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September 20, 2005

Ch. XXX. Q. 160. What Receptacles of Departed Souls have been distinguished?

FIVE RECEPTACLES of departed souls have been distinguished by theologians, viz.: (a.) heaven, or paradise, wherein the souls of just men made perfect are received: (b.) limbus patrum, where the ancient patriarchs were detained until after the descent of Christ into hell and His exaltation: (c.) limbus puerorum, where those are received who die in a blameless state but without the grace of regeneration: (d.) purgatory, where souls are detained which are in a state of salvation but are not yet made perfect: (e.) hell, where the souls of obstinate sinners are received immediately after death.1

2. S. Thomas argues that holy souls gravitate inevitably to the source of their holiness, and that the saints commence to enjoy the beatific vision so soon as they become perfect; although their perfect consummation of bliss cannot occur until the reunion of soul and body in the final resurrection. This conclusion has been too widely accepted in the Church, both East and West, to be rejected without rashness. The term paradise is not accurately applied to the Intermediate State of the faithful in general, but refers, since the Incarnation, according to biblical and patristic use, to the place where our Lord's Body is locally and visibly present.2 Since the Ascension that place is at the Father's right hand.3 Certain Anglican divines do not accept the position here taken; but their attitude is apparently an accident of controversy, being the result partly of fear lest the saints should be unduly exalted, and partly of opposition to the unhealthy but popular protestant notion that all the saved, however imperfect, enter upon glory at the moment of death.4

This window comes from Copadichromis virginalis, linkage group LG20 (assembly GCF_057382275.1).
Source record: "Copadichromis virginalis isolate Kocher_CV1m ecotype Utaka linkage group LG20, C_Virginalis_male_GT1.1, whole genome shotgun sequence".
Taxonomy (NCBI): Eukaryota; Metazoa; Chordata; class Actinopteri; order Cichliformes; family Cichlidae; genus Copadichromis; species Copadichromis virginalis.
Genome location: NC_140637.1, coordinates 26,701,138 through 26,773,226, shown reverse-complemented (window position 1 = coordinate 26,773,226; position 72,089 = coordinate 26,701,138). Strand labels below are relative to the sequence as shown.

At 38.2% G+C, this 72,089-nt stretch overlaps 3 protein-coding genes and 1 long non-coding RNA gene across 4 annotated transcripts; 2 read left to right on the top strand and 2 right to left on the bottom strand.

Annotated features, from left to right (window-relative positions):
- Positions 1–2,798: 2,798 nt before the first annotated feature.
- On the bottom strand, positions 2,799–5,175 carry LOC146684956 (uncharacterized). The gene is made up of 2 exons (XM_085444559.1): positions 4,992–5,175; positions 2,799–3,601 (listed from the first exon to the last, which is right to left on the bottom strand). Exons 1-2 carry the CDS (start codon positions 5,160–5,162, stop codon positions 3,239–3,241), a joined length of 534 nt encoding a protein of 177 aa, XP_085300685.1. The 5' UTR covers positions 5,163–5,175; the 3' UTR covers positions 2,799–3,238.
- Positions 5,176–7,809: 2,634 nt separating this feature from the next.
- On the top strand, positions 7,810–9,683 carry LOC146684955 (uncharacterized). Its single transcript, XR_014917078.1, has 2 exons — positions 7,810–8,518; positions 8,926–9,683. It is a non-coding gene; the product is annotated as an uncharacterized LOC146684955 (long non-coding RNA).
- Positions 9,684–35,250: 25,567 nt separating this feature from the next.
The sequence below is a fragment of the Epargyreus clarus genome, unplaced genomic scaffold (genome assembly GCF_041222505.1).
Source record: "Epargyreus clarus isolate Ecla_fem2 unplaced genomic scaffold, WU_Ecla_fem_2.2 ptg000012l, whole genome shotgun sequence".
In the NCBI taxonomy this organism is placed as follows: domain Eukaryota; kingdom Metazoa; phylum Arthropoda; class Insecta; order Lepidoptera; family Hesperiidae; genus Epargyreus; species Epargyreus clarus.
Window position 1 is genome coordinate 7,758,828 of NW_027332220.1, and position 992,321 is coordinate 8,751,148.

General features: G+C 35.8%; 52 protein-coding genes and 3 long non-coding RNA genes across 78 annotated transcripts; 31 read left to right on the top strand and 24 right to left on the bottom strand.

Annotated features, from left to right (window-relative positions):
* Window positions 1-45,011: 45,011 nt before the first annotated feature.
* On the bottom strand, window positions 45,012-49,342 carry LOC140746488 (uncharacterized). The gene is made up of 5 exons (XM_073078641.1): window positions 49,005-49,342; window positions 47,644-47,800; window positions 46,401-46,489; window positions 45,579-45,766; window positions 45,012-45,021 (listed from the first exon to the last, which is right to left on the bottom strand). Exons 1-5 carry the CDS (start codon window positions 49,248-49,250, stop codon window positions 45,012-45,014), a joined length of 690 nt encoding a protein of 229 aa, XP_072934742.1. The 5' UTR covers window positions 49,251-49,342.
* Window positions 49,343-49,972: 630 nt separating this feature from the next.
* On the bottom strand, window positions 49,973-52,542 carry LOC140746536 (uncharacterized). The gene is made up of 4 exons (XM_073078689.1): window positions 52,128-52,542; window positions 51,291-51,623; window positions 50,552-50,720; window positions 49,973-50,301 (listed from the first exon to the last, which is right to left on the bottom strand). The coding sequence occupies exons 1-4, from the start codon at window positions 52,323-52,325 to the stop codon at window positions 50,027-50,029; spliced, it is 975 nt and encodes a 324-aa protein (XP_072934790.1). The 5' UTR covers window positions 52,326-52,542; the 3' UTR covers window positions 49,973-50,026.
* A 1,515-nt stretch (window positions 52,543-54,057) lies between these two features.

3. Limbus patrum, which was undoubtedly emptied or merged into paradise when our Lord delivered the spirits in prison5, is called in Holy Scripture "Abraham's bosom"6, "paradise"7 and "hell"8. Wherever it was9, there the Old Covenant saints waited for Christ's appearance and preaching.10

4. Limbus puerorum corresponds to the middle place or state to which certain Christian Fathers have thought blameless heathen (children in knowledge), as well as unbaptized infants, will be consigned after the judgment, and in which they will enjoy a natural beatification, since they are spiritually incapable of the supernatural life of heaven and its beatific vision of God.11 This is purely speculative; but the mere possibility of its truth shows that men can believe in the justice of God without being troubled either by the teaching that entrance into heaven depends, since the Christian dispensation, upon Baptism, or by the doctrine that the eternal reward of every man is determined according to the deeds done in the body (cf. Q. 159. 3-5).12

5. Christian souls must, as a rule, pass after death into an Intermediate State, called Purgatory by the Latins, for purification and further progress towards perfection (Q. 161); or else into hell, the place of the damned, to await certain and irreversible judgmpnt (Q. 166). The contents of revelation concerning the future state of the heathen and invincibly ignorant are fragmentary. Certain opinions may appear reasonable and most consistent with the doctrine of the Divine nature, but the whole subject belongs to the realm of pious opinion.

1 S. Luke XVI. 22, 23, and whence they never depart except for the general judgment. S. Thos., III. sup. 69. esp. arts. 1, 9: Schouppe, XIX. 44-106: Luckock's Informed. State, ch. XV.

2 cf. S. Luke XXIII. 43

3 I. Cor. XIII. 12: II. Cor. XII. 4: Heb. XIL 22-24: Rev. II. 7: XIV. 1-6

4 S. Thos., III. sup. 69. 2: 93.1: Percival's Digest, 167, 168, 255-284: Pearson, IX. 630, 634: XII. 694: Trident: Catech. ch. 10. q. 5: Burial Office, the first of the closing prayers: Westminster Confes., ch. XXXII: Cornel. A Lapide in II. Cor. V. 8, and Phil. I. 23, 24: Forbes' N. Creed, 269-271, 314, 328-331: Blunt's Theol. Dic., "Beatific Vision": Schouppe, XIX. 47, 53-58: Orth. Conf. Q. 67.

5 Heb. IX. 8

6 S. Luke XVI. 22

7 S. Luke XXIII. 43

8 Psa. XVI. 10

9 cf. Ephes. IV. 9: S. Luke XVI. 23

10 I. Pet. III. 19, 20. S. Thos., III. sup. 69. 4, 5: Schouppe, XIX. 62-65: Luckock.

11 cf. S. John III. 5

12 S. Thos., III. sup. 71: Schouppe, XIX. 66-84: Percival, 125: Forbes' N. Creed, 305: Pusey's What is of Faith, 8-11.

Posted by Trevor at September 20, 2005 05:30 PM